The decades-long decline of single-sex higher education
In 1960, a college-bound female eager to attend a single-sex school enjoyed a selection of 200 all-women’s colleges from which to choose. Fifty years later, the same applicant would find only 60 such schools, even as the number of colleges in America has grown exponentially. The decline in the number of single-sex institutions parallels a more fundamental decline in the mission of the women’s college.
These institutions can no longer serve their original purpose: providing opportunities for those shut out from the male-dominated world of higher education. While few would deny that gender discrimination still exists, this rationale proves less than compelling when women account for more than half of the college student population. As women continue to advance in society and as the detrimental effects of gender discrimination continue to fade, women’s colleges will continue to decline in number and in purpose.
The Benefits of Women’s Colleges
In the 1960s and 1970s, a combination of social changes, legislative decisions, and increased demand for higher education among baby boomers caused many previously all-male institutions to go coed. In the wake of these shifts, proponents of women’s colleges still argue for the relevance of their institutions. In particular, advocates contend that the schools remain uniquely situated to address issues of gender disparity and discrimination that still put women at a disadvantage in educational and professional life. Frances Spielhagen, author of Debating Single-Sex Education and a professor of education at Mount Saint Mary College, told the HPR that “single-sex education works for some to create a distraction-free environment,” where women can reach their full potential without the pressure to conform to the expectations of men.
Similarly, Rosemary Salomone, a professor of law at St. John’s University, argued that women’s colleges “provide a worthwhile range of leadership opportunities where it’s inevitable that the editor-in-chief of the school newspaper is going to be a woman, [and] all athletic teams will be captained by a woman.” Salomone told the HPR that even an ideal coeducational institution in which leadership positions are split evenly between men and women would not provide women with the same exposure to female leadership as a single-sex school. Salomone argues that women’s colleges expose their students to positions of responsibility and offer female role-models in a way that co-educational institutions cannot.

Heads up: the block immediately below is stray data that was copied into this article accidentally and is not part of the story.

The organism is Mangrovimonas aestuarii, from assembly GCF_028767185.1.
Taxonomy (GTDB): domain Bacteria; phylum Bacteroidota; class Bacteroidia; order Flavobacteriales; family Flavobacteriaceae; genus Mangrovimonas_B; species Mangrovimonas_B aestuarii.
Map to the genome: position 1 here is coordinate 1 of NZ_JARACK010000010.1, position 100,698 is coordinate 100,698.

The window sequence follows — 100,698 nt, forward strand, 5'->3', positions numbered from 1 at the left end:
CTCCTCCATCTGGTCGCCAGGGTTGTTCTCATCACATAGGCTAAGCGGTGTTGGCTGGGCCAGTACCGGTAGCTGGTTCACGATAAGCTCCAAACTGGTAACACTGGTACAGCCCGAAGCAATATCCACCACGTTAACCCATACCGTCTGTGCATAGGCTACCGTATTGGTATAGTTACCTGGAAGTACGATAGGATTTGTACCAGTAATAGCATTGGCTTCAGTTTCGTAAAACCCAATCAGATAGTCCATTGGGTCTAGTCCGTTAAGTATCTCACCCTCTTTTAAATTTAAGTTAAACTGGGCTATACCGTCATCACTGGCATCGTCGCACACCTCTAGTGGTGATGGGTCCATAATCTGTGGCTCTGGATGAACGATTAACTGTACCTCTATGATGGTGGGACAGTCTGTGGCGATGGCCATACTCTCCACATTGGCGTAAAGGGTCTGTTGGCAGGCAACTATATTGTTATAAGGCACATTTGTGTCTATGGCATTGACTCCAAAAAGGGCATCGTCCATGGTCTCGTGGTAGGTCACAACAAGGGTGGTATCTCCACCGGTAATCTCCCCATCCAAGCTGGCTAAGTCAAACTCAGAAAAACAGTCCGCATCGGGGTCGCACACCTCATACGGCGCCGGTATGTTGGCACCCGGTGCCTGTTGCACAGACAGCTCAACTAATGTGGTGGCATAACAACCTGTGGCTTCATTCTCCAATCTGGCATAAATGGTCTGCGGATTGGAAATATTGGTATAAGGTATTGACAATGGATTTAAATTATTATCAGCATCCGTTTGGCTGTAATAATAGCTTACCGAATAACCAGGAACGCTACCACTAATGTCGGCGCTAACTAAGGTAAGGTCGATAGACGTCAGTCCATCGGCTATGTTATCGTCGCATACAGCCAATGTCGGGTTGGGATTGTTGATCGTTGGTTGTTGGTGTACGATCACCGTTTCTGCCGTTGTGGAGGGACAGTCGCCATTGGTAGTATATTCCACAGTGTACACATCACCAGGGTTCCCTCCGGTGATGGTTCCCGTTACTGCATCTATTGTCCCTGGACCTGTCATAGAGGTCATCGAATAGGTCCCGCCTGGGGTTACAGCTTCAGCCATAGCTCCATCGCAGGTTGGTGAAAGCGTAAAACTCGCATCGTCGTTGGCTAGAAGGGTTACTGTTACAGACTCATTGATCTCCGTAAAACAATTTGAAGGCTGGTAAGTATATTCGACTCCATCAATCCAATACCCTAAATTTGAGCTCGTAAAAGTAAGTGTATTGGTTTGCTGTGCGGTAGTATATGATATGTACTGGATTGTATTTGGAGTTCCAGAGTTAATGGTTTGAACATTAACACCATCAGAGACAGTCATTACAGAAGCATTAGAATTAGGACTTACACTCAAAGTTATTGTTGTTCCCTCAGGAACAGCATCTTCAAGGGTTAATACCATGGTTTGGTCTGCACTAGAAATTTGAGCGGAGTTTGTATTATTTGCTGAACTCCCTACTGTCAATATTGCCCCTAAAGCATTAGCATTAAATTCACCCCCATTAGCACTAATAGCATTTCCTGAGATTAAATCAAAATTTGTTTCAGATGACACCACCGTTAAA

When Separation Ends
Nonetheless, some argue that single-sex education suffers from significant drawbacks. All-female schools can create an environment in which women become more conscious of their gender, which is not always productive. As Barnard College sophomore Amy Stringer told the HPR, “When I cross-register for classes at Columbia, I become acutely aware of the presence of men and my own status as a woman.” Stringer suggested that women’s colleges can accentuate the feeling of separateness, which can sometimes build one’s confidence, of course, but which can also highlight one’s outsider status.
“One of the real dangers of single-sex education, or single-sex anything for that matter,” noted Spielhagen, “is that separate is different.” She continued, “From that difference, a value judgment can be inferred.” While Spielhagen believes that there is still a place for single-sex education, one can see how the continuation of single-sex education might be counted as a failure for feminism, if indeed it perpetuates gender-based stereotypes and biases. [Ed: An earlier version of this article incorrectly implied that Professor Spielhagen believes that continuing single-sex education would be a failure for feminism.]
Women’s colleges today still try to serve the crucial role of preparing women to thrive in a competitive environment. In a society where women are still not paid equal salaries for equal work, the women’s college provides a safe environment to grow academically and to prepare for successful careers. As Stringer noted, “The women’s college still exists because gender is still a major factor in one’s chances for success.”
Nonetheless, single-sex schools face an uncertain future. In a society with no gender discrimination, there would be no need for gender separation, and there would be no women’s colleges. As long as women are systematically disadvantaged, perhaps, the women’s college will have a place. Yet as disadvantages increasingly dissipate, so does the need for such communities. And, as the benefits gained from women’s colleges seem to grow more distant, concerns about their costs become more prominent: Do women’s colleges, rather than breaking down stereotypes, actually help perpetuate them?
Brian Burton ’13 is a Staff Writer.